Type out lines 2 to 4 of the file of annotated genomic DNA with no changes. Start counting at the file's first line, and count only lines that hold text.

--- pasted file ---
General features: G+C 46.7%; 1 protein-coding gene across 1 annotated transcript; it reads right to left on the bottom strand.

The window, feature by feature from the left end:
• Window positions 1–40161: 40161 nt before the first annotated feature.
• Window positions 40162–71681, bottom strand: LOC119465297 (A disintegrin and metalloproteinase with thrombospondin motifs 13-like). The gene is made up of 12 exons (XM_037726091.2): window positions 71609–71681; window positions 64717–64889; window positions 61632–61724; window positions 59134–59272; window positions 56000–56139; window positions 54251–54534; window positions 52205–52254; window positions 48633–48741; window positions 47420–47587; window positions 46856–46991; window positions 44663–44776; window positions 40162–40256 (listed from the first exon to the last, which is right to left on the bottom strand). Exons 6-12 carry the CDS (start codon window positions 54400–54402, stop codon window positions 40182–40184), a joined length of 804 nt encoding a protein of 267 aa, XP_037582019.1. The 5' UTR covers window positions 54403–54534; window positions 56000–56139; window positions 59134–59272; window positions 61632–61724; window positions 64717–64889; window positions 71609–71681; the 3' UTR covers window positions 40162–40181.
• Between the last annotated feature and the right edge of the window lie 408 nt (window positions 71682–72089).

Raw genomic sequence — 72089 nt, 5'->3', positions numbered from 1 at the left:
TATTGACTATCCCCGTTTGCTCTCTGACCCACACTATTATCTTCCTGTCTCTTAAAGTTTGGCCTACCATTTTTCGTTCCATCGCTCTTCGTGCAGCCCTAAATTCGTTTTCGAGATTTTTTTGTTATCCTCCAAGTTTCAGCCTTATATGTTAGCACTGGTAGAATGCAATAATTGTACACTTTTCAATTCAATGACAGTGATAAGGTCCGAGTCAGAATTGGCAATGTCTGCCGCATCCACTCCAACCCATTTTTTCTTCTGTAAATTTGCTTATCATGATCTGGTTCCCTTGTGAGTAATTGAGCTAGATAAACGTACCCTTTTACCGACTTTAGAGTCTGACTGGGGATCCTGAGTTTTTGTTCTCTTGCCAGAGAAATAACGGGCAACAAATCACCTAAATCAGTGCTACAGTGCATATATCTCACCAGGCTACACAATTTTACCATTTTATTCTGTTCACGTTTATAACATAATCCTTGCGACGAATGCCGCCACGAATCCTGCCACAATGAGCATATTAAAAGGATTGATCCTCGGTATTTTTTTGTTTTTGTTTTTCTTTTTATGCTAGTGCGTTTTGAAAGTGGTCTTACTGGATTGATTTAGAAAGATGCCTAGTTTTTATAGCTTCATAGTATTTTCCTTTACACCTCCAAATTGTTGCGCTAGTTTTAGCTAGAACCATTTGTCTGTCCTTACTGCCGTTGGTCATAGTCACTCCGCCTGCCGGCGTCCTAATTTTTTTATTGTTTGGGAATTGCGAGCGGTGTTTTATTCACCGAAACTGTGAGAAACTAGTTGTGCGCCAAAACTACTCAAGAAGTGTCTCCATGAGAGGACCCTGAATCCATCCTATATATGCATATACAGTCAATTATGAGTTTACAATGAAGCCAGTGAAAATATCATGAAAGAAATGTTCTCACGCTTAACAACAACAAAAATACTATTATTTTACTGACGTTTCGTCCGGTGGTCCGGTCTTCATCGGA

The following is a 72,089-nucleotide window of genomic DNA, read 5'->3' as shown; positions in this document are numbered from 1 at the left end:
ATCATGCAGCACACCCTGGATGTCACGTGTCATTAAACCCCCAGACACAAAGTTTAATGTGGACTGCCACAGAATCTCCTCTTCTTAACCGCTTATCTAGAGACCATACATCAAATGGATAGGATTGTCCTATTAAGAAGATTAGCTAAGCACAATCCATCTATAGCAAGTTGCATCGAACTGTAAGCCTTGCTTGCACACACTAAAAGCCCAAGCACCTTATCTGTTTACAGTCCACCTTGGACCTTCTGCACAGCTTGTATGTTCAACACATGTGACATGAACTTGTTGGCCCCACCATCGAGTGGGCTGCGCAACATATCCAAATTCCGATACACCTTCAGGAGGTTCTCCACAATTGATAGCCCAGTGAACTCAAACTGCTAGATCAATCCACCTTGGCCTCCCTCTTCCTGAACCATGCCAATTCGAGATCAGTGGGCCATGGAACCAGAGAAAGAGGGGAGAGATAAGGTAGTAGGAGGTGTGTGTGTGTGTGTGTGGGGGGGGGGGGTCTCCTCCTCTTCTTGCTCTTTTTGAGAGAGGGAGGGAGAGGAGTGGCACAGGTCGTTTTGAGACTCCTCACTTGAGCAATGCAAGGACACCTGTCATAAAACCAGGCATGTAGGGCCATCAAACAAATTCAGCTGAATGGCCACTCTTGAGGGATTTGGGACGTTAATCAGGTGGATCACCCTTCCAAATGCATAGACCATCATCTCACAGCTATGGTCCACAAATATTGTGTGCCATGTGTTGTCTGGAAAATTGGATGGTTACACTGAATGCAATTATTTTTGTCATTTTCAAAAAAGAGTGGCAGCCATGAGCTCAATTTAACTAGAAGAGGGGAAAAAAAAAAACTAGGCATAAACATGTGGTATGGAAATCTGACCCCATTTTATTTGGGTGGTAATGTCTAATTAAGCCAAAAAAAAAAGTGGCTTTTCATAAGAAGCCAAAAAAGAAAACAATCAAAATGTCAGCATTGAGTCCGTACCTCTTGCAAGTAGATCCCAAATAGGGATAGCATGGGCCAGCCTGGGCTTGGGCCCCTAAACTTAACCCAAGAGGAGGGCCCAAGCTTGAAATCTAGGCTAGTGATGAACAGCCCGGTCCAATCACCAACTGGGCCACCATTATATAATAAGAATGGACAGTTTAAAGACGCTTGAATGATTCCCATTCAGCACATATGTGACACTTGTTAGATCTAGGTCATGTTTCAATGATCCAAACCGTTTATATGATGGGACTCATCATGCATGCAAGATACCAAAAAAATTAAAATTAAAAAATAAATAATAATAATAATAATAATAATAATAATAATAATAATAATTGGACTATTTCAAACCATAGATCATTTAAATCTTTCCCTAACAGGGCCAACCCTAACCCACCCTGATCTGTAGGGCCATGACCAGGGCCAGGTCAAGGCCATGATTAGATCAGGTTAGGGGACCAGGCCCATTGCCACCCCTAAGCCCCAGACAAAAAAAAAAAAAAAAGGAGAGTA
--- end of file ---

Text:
The window, feature by feature from the left end:
• Window positions 1–40161: 40161 nt before the first annotated feature.
• Window positions 40162–71681, bottom strand: LOC119465297 (A disintegrin and metalloproteinase with thrombospondin motifs 13-like). The gene is made up of 12 exons (XM_037726091.2): window positions 71609–71681; window positions 64717–64889; window positions 61632–61724; window positions 59134–59272; window positions 56000–56139; window positions 54251–54534; window positions 52205–52254; window positions 48633–48741; window positions 47420–47587; window positions 46856–46991; window positions 44663–44776; window positions 40162–40256 (listed from the first exon to the last, which is right to left on the bottom strand). Exons 6-12 carry the CDS (start codon window positions 54400–54402, stop codon window positions 40182–40184), a joined length of 804 nt encoding a protein of 267 aa, XP_037582019.1. The 5' UTR covers window positions 54403–54534; window positions 56000–56139; window positions 59134–59272; window positions 61632–61724; window positions 64717–64889; window positions 71609–71681; the 3' UTR covers window positions 40162–40181.